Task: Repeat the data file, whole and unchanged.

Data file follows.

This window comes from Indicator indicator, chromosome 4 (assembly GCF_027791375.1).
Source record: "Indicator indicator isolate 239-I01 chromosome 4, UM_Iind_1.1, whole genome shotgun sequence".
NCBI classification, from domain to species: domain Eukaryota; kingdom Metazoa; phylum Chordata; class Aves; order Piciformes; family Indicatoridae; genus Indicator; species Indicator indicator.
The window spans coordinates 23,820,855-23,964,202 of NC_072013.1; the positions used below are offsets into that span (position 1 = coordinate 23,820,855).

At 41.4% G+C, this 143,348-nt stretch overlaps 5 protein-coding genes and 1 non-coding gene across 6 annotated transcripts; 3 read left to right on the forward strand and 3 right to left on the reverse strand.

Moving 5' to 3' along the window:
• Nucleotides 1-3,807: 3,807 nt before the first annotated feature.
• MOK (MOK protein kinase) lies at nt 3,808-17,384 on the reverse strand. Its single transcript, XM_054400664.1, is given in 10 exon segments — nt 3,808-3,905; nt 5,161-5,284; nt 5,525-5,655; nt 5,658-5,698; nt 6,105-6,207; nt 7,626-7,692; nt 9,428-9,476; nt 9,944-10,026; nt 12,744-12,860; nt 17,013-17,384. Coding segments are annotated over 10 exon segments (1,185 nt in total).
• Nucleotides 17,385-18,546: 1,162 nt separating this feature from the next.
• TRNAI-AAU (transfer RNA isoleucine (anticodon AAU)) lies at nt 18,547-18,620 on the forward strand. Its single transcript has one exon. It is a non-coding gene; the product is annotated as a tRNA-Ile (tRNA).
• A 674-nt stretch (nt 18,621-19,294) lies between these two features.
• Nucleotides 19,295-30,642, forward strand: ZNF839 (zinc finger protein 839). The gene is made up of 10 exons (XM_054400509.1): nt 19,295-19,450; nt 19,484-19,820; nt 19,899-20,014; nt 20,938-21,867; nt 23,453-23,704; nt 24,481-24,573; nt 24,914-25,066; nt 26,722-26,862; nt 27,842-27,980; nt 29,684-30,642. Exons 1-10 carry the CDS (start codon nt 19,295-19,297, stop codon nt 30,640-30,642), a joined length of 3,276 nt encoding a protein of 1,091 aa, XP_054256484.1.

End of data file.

This window comes from Indicator indicator, chromosome 4 (assembly GCF_027791375.1).
Source record: "Indicator indicator isolate 239-I01 chromosome 4, UM_Iind_1.1, whole genome shotgun sequence".
NCBI classification, from domain to species: domain Eukaryota; kingdom Metazoa; phylum Chordata; class Aves; order Piciformes; family Indicatoridae; genus Indicator; species Indicator indicator.
The window spans coordinates 23,820,855-23,964,202 of NC_072013.1; the positions used below are offsets into that span (position 1 = coordinate 23,820,855).

At 41.4% G+C, this 143,348-nt stretch overlaps 5 protein-coding genes and 1 non-coding gene across 6 annotated transcripts; 3 read left to right on the forward strand and 3 right to left on the reverse strand.

Moving 5' to 3' along the window:
• Nucleotides 1-3,807: 3,807 nt before the first annotated feature.
• MOK (MOK protein kinase) lies at nt 3,808-17,384 on the reverse strand. Its single transcript, XM_054400664.1, is given in 10 exon segments — nt 3,808-3,905; nt 5,161-5,284; nt 5,525-5,655; nt 5,658-5,698; nt 6,105-6,207; nt 7,626-7,692; nt 9,428-9,476; nt 9,944-10,026; nt 12,744-12,860; nt 17,013-17,384. Coding segments are annotated over 10 exon segments (1,185 nt in total).
• Nucleotides 17,385-18,546: 1,162 nt separating this feature from the next.
• TRNAI-AAU (transfer RNA isoleucine (anticodon AAU)) lies at nt 18,547-18,620 on the forward strand. Its single transcript has one exon. It is a non-coding gene; the product is annotated as a tRNA-Ile (tRNA).
• A 674-nt stretch (nt 18,621-19,294) lies between these two features.
• Nucleotides 19,295-30,642, forward strand: ZNF839 (zinc finger protein 839). The gene is made up of 10 exons (XM_054400509.1): nt 19,295-19,450; nt 19,484-19,820; nt 19,899-20,014; nt 20,938-21,867; nt 23,453-23,704; nt 24,481-24,573; nt 24,914-25,066; nt 26,722-26,862; nt 27,842-27,980; nt 29,684-30,642. Exons 1-10 carry the CDS (start codon nt 19,295-19,297, stop codon nt 30,640-30,642), a joined length of 3,276 nt encoding a protein of 1,091 aa, XP_054256484.1.